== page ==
I've read the manufacturer's product page, specs, user manual, etc... I can't find the information anywhere. I've seen other manufacturer's websites and they'll often print the watts for both 4 Ω and 8 Ω so us bass players don't have to take wild guesses or learn electrical engineering (heck we can barely count to 4 right?) ?

    to;dr: does anyone know how many watts the Thrust BQ250 will output to a cabinet with an impedance of 8 Ω ?

    Thanks very much in advance. ?






    0 44
    • sixtwowaifu
      PedroRodrigues Hi sixtwowaifu, please consider that generally on an amplifier, the current will depend on the speaker impedance (ohms). The higher the speaker impedance (in ohms) the lower the current that can be drawn from the amp, which means less the power.
      Rule will be the following:
      “Doubling speaker impedance halves output power”
      This will result in the following:
      With the unit operating with a 4-ohm speaker, the maximum output power will be 250 watts.
      With an 8-ohm speaker, considering the example above the maximum output power will be 125 watts.
      Thank you
      • Aug 30
    • sixtwowaifu
      maphisjrock1 Hi, looking for a replacement speaker for a BG250/208.
      • Sep 2
  • New
    Newcomer - Level 1

    I was watching a review for the BH800... I assume it is more or less similar to the BH550 with only the wattage differing.

    The reviewer indicated the BH800 was a class D power amp and therefore has a slower attack than other amplifiers.

    I've never heard amps described that way before, can anyone help me understand what it means?

    0 33
    • Jkblight
      PedroRodrigues Hi, Jkblight thank you for your post, please take in to account that there are two basic types of power amplifiers: linear and switch-mode.
      The Class-D amp is a type of switch-mode amplifier that consists of three stages: the input switching stage, the power amplification stage, and the output filter stage.
      A common misconception is that a switching power amplifier is an amplifier with a switching power supply.

      A switching power amplifier utilizes switching technology as a means to amplify the signal, whereas a switching power supply is using switching to provide AC mains power.
      In linear amp designs, the output power transistors amplify the incoming signal analogous to the input signal (same signal only louder).

      In a switching amp, the incoming audio signal modulates the width of an ultrasonic square wave in the output transistors.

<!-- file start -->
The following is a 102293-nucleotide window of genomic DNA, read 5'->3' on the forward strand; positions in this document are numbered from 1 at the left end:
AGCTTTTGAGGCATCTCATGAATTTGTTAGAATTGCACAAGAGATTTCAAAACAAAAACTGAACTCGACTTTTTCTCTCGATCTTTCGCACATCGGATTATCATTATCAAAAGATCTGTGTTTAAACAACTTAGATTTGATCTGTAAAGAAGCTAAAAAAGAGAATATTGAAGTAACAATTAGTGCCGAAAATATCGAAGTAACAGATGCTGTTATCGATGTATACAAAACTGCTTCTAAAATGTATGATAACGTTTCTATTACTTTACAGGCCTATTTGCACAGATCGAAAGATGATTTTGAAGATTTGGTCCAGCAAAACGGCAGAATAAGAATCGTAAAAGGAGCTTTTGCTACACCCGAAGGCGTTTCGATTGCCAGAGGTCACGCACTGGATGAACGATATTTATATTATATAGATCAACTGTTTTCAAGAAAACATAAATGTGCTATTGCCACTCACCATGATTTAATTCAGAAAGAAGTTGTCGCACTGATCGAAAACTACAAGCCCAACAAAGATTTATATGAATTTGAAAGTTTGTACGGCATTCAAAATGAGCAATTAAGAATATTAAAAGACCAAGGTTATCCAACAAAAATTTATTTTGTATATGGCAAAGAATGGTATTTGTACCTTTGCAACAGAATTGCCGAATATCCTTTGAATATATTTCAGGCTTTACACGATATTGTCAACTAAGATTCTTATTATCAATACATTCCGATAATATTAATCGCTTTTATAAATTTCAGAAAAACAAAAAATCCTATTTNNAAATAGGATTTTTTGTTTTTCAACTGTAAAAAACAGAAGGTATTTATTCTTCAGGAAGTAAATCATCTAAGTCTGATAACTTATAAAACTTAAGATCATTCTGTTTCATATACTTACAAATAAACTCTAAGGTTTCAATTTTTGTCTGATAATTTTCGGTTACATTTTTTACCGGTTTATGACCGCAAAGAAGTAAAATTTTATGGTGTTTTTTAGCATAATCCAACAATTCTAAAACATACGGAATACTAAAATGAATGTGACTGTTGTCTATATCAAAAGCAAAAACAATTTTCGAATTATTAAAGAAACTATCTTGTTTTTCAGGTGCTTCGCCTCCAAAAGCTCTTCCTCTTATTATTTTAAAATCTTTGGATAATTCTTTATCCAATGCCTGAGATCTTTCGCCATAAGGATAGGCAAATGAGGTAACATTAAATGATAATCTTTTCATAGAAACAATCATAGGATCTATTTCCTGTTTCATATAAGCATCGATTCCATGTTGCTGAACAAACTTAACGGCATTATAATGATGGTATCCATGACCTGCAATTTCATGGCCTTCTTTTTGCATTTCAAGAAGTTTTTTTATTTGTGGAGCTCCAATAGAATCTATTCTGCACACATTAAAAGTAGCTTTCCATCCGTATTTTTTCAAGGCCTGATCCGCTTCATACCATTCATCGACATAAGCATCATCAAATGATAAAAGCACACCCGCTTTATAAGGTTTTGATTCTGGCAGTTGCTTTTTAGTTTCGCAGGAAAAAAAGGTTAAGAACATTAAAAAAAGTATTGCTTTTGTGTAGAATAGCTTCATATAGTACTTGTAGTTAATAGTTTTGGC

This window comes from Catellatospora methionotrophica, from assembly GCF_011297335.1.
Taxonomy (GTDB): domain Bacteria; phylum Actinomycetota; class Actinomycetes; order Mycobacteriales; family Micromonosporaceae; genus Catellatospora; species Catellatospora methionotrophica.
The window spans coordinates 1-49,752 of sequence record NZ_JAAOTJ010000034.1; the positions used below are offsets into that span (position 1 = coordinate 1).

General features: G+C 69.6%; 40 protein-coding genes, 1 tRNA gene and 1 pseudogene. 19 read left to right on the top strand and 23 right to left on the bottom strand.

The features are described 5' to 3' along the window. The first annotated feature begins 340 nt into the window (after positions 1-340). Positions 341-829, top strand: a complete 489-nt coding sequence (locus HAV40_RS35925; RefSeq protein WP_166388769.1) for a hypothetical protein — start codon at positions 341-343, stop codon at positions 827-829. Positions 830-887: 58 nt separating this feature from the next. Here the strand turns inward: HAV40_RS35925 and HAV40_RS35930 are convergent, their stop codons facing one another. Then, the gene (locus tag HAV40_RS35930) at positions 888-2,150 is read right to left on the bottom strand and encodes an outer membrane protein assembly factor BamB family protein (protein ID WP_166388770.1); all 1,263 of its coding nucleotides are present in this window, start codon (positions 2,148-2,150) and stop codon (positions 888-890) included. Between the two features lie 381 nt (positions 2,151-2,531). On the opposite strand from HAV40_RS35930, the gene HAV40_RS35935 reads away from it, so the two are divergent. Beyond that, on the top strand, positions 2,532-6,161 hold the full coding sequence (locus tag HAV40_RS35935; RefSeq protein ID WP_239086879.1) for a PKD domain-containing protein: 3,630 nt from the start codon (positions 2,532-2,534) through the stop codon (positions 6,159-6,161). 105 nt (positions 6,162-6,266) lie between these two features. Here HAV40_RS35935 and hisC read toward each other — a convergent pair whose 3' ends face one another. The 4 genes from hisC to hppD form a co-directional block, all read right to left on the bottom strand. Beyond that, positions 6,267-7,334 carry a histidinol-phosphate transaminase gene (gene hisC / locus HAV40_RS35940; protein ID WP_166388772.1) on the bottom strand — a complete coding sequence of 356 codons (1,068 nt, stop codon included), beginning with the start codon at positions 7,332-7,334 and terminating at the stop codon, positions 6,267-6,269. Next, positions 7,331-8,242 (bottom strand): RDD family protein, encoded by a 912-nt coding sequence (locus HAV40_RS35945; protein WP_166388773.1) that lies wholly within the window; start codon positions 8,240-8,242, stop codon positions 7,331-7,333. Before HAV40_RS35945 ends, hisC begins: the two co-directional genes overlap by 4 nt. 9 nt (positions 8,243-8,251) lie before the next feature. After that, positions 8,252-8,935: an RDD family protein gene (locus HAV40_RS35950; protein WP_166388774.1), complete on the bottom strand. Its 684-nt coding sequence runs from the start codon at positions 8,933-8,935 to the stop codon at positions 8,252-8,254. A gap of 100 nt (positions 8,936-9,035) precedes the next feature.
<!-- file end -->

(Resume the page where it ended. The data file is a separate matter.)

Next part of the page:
This modulated square wave is then low-pass filtered. The result is the amplified analog signal sent to the speakers. This signal processing is called Pulse Width Modulation or PWM.

      In operation, a switching power amp uses several pairs of power output transistors with each pair operating as switches (transistors can operate either as amplifiers or switches) in a push-pull arrangement. One transistor of each pair turns fully on (saturation) while the other is off, then they alternate.

      One transistor always produces a positive voltage when it is on; the other always produces a negative voltage when it is on. When a transistor acts as an open switch, the current through it is ideally zero.

      When the same transistor acts as a closed switch, the voltage across it is also ideally zero. Whether the switch is open or closed, the power dissipated as heat – current times voltage – would ideally be zero. The result is less power wasted, which means improved efficiency – theoretically 100%.

      Since the output transistors develop almost no current (when off) or no voltage (when on), they produce almost no power wasted as heat. Increased efficiency requires less power from a power supply and smaller or no heat sinks for the amplifier.

      These are important advantages in portable battery-powered equipment. Since the class-D amplifier works in an on/off mode, people mistakenly think that the “D” in class-D means “digital “.

      This is not the case.

      There is no digital coding of the signal. The function of class-D is based on analogue principles.

      Class-D amplifier applications range from battery-powered portable products such as mobile phones, high-end professional amplifiers, musical instruments, and home multimedia systems.

      Please take in to account that I have seen other customer asking information about the same thing and it is difficult to make generalizations, especially when we are referring exclusively to the amps since much is also related to the speakers.
      Nevertheless "fast vs slow" has a lot to do with the bass and it's much more about the transients and the attack.

      Please take in to account that there is no right or wrong or better or worse when it comes to the perception of fast vs slow, as this is a case of perception some Amp may be faster for some and the same Amp may be slower for other.
      • Aug 16